home Customer Experience Customers complaining less to brands directly as trust and loyalty drops

Customers complaining less to brands directly as trust and loyalty drops

The volume of customers giving feedback directly to brands after a bad customer experience in Australia declined in 2023, according to new research released today by Qualtrics. A drop in feedback on bad experiences has not resulted in happier customers, however, with findings also showing consumer trust (- 4% to 71%), advocacy (-3% to 69%), and intent to rebuy (-4% to 69%) all fell over the same period.

Findings in the 2024 Consumer Experience Trends Report from Qualtrics – based on more than 28,000 responses globally, including 1,200 in Australia – show almost three-quarters of consumers (72%) do not share feedback directly with a brand after a bad experience, up 6 points from 2021. In contrast, half of consumers say they will tell their friends and family, 28% will give feedback to the company, 14% will leave an online review, and 13% post to social media.

It’s not just after bad experiences – consumers are giving less direct feedback after good experiences. One-quarter of consumers (27%) will give feedback to the company about a good experience, half will tell their friends and family, 19% will leave an online review, and 13% post to social media.

While consumers may be giving brands less direct feedback, they continue to share their experiences in less direct ways across a variety of channels and times, such as in call centre conversations, in online reviews, online, and in-person. By tuning into feedback in the places where customers are giving it, organisations can create a more authentic view of their customer experience and surface insights that may not have come up in a traditional survey. And this shift in feedback habits highlights an opportunity to build a deeper understanding of what customers want and need, and the critical need for businesses and governments to expand the ways they listen to and respond to consumers and citizens.

Moira Dorsey, Principal XM Catalyst, Qualtrics XM Institute

“Australian consumers expect more than ever from the organisations they engage with, but fewer people are sharing direct feedback about the experiences they have with organisations. Brands need to find new ways to capture valuable customer feedback in all the places where it’s being shared – like on social media, call transcripts, chat logs, and review sites – and combine it with operational data – such as average spend and visit frequency – to gain insight into what consumers are doing and better understand how to serve them better,” said Moira Dorsey, Principal XM Catalyst, Qualtrics XM Institute.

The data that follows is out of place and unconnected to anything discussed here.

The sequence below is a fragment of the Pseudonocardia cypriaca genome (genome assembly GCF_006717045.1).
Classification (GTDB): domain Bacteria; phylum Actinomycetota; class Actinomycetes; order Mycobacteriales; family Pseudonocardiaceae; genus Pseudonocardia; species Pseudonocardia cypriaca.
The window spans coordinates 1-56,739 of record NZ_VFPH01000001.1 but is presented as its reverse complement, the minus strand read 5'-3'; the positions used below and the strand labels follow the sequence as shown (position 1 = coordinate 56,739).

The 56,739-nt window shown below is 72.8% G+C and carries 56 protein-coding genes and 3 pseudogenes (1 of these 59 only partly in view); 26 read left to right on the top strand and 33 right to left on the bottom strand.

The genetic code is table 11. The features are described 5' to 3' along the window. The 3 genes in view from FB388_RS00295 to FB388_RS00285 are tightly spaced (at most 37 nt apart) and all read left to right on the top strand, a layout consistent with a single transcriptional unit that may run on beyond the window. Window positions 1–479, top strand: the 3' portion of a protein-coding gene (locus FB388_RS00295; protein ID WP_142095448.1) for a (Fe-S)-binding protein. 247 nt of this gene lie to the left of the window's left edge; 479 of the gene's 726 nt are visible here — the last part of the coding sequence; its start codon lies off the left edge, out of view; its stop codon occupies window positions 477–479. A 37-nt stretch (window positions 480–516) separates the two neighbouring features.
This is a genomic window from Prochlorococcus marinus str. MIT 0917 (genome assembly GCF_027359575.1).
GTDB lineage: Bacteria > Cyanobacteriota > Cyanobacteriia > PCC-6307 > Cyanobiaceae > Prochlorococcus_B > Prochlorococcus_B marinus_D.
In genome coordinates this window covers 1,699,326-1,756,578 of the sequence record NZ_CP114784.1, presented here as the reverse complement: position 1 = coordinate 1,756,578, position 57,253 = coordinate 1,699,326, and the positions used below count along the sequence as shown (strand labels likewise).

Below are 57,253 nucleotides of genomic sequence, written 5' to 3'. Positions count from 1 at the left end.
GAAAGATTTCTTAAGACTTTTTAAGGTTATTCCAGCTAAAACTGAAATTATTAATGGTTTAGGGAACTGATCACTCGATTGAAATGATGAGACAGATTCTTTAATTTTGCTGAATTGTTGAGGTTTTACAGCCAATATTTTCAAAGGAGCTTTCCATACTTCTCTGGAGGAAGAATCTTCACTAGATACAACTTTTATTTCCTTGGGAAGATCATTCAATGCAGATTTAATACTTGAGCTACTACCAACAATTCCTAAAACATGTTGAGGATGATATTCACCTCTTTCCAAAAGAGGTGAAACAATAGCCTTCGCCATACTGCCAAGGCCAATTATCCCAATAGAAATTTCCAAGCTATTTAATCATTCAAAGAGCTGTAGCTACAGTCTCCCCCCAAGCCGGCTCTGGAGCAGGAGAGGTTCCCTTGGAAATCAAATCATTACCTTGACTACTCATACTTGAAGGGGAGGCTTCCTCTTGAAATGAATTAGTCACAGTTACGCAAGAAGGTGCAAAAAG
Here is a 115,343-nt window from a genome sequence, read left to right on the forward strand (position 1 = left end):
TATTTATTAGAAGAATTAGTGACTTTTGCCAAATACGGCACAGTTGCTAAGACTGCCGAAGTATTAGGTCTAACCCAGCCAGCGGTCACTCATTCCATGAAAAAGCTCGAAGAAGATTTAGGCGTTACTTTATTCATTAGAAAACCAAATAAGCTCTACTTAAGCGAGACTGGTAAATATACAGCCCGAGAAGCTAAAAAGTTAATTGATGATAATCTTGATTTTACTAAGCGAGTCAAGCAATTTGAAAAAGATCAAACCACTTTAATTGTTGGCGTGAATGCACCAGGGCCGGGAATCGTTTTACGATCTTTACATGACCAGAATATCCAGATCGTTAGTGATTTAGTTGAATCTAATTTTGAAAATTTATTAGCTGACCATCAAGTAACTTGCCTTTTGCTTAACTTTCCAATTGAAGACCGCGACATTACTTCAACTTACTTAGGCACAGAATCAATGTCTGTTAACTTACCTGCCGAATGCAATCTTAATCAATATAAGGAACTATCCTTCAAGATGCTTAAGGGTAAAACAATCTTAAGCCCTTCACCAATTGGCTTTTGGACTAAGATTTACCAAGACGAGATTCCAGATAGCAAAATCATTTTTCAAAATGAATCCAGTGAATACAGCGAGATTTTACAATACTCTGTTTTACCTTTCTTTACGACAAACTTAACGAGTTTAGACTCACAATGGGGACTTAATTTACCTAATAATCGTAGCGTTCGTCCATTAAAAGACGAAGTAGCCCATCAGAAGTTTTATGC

The Consumer Experience Trends in Australia in 2024

The Qualtrics study shows consumer expectations are on the rise heading into 2024. Providing a seamless experience across every channel – from shopping online through to calling customer support or using a chatbot – is now table stakes. And, as AI becomes a bigger part of daily life, consumers are putting a premium on human connection and rewarding brands that deliver exceptional digital support with their dollars and lasting loyalty.

The shift in how consumers give feedback is one of four trends highlighted by Qualtrics set to define the consumer experience in 2024:

  • Human connection is the foundation of a winning AI strategy
  • Great service beats low prices in the battle for customer loyalty
  • Digital support is the weakest link in your customer journey
  • Consumer’s don’t give feedback like they used to, so companies must listen in new ways

A winning AI strategy must address consumers’ fear of losing the human connection

While organisations are focused on adopting and deploying AI to build deeper connections with customers – such as by identifying and rapidly responding to issues, writing communications or personalising experiences and recommendations – Australian consumers are less excited about the changes. Slightly more than one-third of consumers say they are comfortable with AI-powered services and communications (compared to 48% globally), expressing concerns with a lack of human connection, misuse of personal data, the possibility people will lose their jobs, and service quality.

The majority of consumers still prefer to interact with brands via human channels (64%) instead of digital (36%), and the most successful initial AI strategies will see organisations use the technology to power transactional engagements and equip frontline employees with the tools, insights, and ability to deliver higher levels of customer service.

Leave a Reply